It's been terrible this year, especially since its raining seemingly 4 days a week or more, like right now! That's made using chemicals or bait almost useless because it either wears off or the baits just disolve. Plus they are growing so slowly due to cooler temps and too much rain, so it seems like they just don't want to grow like they should, and some have died due to rot mainly, but at least 2 were completely stripped bare by slugs forcing me to dig them up and replace them. Thankfully I had many extra tubers stored in pots from last year, so I've been able to replace dead plants.

    Bookmark   June 17, 2013 at 8:22PM
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Two words that will help you, will not over fertilize, will not damage beneficials, and works quite well when done strategically:

Diatomaceous Earth

Kills 'em all. Nothing else needed aside from NORMAL fertilizer (which Ammonia is not - it's very bad). Anything ammoniacal deteriorates your soil condition, and especially when used with frequency.

I've used DE for nearly 2 decades in my veggie and show gardens and little to no problems (that is when I actually do it right lol!)

For pots, I put straw at the top to keep evaporation in check and drastically reduce watering requirements. I sprinkle DE both under and on the straw. I have a set of large buckets I soak my pots in, making sure the water level is below the top of the soil level so as not to wet the DE. The DE scrapes them up when they climb (or ooze) their way in and they're dead the following day. It's crazy how many dead slugs and earwigs I find around the pots. I sometimes have to break out a broom because it looks like a killing zone.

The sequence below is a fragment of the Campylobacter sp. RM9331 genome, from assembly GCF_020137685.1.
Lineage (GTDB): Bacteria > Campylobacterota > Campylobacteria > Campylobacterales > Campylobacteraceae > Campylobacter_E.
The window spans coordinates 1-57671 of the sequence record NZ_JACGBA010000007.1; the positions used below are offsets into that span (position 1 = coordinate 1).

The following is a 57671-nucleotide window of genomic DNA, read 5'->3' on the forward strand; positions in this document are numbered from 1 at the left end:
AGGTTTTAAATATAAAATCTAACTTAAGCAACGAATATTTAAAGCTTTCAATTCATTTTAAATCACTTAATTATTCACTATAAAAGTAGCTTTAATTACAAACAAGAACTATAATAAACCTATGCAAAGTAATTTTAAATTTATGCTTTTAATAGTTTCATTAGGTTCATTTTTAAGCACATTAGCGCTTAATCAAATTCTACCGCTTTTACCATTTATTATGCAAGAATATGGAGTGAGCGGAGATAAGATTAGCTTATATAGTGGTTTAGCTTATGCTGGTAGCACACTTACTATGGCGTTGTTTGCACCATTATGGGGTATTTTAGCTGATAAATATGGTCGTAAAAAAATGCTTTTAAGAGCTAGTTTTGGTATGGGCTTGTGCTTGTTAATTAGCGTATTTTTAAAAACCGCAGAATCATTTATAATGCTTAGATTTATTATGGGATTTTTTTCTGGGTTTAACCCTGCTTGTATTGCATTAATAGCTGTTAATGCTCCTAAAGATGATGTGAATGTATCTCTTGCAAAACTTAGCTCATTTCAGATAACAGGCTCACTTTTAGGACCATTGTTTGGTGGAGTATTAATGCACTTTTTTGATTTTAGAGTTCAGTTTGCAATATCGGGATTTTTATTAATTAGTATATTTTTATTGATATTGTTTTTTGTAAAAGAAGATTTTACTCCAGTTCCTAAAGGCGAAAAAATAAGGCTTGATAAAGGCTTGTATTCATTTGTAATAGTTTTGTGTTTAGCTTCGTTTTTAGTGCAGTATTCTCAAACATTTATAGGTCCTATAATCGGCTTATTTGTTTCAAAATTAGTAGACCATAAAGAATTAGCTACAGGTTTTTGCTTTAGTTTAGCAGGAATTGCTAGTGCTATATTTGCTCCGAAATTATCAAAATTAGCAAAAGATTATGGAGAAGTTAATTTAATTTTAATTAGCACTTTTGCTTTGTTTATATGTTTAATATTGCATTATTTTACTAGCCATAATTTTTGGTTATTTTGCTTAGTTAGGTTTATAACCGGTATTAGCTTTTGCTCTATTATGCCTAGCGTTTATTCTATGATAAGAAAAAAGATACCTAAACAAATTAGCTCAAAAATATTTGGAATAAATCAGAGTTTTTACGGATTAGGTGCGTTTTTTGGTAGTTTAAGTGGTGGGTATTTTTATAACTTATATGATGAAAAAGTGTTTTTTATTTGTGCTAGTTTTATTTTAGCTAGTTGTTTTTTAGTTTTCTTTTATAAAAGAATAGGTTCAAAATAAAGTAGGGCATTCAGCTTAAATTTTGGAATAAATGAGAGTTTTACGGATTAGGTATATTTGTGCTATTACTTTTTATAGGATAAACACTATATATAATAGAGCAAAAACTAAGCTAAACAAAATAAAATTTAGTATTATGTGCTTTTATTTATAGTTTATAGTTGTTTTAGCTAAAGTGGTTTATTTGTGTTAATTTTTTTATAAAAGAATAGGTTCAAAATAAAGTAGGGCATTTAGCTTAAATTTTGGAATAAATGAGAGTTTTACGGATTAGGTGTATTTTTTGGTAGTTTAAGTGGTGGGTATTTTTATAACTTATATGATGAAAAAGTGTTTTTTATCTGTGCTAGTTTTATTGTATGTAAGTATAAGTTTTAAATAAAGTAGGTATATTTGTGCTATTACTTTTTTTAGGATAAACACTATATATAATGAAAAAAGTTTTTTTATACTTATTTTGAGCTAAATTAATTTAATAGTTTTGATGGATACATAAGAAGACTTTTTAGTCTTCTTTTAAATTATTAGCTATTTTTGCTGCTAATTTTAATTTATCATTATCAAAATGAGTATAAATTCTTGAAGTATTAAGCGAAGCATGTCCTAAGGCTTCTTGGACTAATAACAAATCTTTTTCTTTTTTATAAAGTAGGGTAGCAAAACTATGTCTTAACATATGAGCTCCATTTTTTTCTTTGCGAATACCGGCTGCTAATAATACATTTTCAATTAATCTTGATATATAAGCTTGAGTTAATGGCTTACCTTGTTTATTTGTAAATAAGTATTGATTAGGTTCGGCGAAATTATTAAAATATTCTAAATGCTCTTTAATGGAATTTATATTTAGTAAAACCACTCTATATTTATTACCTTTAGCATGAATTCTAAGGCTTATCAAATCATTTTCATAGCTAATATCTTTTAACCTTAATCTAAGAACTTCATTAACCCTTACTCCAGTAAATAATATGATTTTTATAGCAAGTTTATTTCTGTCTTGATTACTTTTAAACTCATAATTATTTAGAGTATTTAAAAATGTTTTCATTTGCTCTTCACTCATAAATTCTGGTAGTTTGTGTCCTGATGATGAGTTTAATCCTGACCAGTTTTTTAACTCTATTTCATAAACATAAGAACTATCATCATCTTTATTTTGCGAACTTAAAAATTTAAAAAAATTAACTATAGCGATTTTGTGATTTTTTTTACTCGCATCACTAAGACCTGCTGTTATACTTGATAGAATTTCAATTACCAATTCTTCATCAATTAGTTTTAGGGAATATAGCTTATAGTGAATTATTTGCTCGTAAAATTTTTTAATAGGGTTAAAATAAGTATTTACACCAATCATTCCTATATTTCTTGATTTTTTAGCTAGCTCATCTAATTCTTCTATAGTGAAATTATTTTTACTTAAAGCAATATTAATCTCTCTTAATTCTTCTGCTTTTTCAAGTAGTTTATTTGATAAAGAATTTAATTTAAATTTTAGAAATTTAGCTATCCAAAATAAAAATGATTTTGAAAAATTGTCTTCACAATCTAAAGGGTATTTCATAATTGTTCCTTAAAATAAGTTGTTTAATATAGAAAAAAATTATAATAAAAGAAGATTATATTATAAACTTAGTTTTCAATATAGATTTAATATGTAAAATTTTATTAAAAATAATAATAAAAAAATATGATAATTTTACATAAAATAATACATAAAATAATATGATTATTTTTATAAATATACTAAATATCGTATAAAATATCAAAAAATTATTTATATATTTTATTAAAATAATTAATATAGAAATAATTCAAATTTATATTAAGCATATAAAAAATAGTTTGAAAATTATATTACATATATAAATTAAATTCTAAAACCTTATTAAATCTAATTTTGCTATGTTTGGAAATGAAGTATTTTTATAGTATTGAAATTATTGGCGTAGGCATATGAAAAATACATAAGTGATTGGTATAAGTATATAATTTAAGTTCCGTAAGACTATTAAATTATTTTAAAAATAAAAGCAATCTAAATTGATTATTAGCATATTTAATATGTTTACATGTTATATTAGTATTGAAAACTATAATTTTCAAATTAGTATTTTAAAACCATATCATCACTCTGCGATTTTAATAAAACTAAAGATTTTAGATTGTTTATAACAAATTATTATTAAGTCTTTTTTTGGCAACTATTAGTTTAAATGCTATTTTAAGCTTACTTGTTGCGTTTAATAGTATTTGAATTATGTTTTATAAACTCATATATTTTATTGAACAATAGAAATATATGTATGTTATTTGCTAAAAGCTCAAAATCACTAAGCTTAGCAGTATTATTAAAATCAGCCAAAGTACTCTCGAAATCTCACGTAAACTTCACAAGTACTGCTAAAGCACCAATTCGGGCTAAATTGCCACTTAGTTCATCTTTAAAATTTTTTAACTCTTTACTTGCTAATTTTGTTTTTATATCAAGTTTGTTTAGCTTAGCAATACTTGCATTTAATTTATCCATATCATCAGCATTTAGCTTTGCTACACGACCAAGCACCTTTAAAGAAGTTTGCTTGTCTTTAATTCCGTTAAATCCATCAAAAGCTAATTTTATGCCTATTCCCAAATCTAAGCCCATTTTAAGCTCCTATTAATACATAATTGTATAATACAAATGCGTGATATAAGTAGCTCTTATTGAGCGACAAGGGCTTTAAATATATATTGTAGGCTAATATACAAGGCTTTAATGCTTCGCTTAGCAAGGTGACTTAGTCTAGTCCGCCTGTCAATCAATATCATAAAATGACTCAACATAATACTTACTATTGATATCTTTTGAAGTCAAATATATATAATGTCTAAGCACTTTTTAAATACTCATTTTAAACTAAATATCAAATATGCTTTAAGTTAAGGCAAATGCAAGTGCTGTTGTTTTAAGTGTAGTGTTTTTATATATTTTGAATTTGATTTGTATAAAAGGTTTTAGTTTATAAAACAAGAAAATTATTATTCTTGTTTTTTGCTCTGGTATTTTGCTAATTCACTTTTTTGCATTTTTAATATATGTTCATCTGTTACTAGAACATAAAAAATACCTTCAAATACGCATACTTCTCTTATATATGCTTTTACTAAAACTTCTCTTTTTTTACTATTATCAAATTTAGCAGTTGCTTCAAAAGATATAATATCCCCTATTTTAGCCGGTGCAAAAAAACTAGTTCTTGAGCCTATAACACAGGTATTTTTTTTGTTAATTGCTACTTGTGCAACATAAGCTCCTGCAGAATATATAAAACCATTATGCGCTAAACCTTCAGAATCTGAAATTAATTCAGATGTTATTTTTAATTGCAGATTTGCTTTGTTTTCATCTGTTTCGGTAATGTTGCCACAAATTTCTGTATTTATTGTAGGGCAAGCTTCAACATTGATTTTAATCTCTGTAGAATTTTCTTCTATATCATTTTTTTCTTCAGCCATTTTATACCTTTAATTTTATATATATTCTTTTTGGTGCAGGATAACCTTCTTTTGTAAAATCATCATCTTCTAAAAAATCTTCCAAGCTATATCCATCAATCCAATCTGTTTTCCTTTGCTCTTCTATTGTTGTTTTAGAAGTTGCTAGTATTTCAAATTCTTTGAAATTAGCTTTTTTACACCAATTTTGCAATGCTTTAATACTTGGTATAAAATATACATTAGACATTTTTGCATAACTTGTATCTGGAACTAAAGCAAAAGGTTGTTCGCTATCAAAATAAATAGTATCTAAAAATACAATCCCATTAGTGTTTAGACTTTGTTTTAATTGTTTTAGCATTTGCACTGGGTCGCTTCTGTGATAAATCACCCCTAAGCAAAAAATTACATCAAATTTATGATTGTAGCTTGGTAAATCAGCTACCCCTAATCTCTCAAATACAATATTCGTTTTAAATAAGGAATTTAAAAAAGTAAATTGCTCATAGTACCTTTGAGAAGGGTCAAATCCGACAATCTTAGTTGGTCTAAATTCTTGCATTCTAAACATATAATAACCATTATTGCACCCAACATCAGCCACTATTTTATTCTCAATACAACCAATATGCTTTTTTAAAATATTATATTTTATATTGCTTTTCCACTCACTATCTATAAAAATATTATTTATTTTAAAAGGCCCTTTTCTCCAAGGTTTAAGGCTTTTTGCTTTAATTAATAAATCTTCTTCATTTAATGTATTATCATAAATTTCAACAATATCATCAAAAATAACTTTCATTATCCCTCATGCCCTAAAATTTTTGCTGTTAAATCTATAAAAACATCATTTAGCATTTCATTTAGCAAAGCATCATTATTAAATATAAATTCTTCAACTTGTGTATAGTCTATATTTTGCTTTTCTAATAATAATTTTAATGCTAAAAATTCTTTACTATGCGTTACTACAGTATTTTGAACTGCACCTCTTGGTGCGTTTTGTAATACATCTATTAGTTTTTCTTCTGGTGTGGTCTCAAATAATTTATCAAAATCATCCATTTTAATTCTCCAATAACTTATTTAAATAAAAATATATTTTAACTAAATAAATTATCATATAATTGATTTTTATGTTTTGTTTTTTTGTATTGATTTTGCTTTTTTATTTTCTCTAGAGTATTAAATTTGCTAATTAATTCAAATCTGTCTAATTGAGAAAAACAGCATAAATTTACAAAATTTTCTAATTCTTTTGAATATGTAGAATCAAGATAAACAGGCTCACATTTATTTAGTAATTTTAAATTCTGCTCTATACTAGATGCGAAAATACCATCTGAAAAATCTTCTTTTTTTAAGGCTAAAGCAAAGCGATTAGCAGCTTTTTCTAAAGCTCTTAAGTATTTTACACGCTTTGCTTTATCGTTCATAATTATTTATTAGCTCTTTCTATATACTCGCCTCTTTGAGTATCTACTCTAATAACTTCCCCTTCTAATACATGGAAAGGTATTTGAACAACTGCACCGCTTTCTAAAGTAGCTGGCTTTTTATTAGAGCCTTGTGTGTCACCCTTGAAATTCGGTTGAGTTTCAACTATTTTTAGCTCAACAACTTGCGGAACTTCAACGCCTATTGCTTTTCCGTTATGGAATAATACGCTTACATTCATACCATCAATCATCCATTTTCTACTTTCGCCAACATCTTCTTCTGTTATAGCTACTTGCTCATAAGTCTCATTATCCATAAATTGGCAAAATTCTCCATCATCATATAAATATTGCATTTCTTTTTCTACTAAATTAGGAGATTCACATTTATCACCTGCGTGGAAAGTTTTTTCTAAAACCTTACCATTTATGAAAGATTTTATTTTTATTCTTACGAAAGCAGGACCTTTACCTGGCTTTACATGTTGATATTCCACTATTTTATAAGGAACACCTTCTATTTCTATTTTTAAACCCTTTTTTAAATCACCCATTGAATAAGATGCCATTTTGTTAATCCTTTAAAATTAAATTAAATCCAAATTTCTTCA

Another way I control them in the veggie garden is to take old plastic containers (i.e. cottage cheese, etc.) and put a couple ounces of vegetable oil and tuna juice in their. Earwigs literally pile up in there - it's disgusting, but makes me laugh inside >:)

Bottom line is the damage has dropped significantly and I'd say that those particular bugs are not problems for me any longer - not that they don't exist. Now, SVB... that's one bug that's pi**ing me off - but a different topic altogether. grr...

Good luck!

This post was edited by gsweater on Fri, Jul 19, 13 at 22:11

    Bookmark   July 19, 2013 at 10:09PM
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salt will kill slugs also but it may harm the plants so be careful

    Bookmark   July 23, 2013 at 10:12PM
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Slugs and snails do NOT like coffee grounds. I place a healthy ring around my dahlia beds along with some crushed egg shell and slugs leave. An organic and safe pellets is Sluggo Plus also gets earwigs but is pricey. I use it only when earwigs attack.

    Bookmark   August 18, 2013 at 7:02PM
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Steve, I was thinking about setting up a coffee ground collection bin (5 gallon bucket) at a gas station and a local coffee shop, and using it on top of the mulch, working it in the soil with leaf compost after the tubers are dug.

What say you? Would the grounds next to the stems and applied heavily do any damage to the blooming dahlias?

    Bookmark   August 20, 2013 at 12:10AM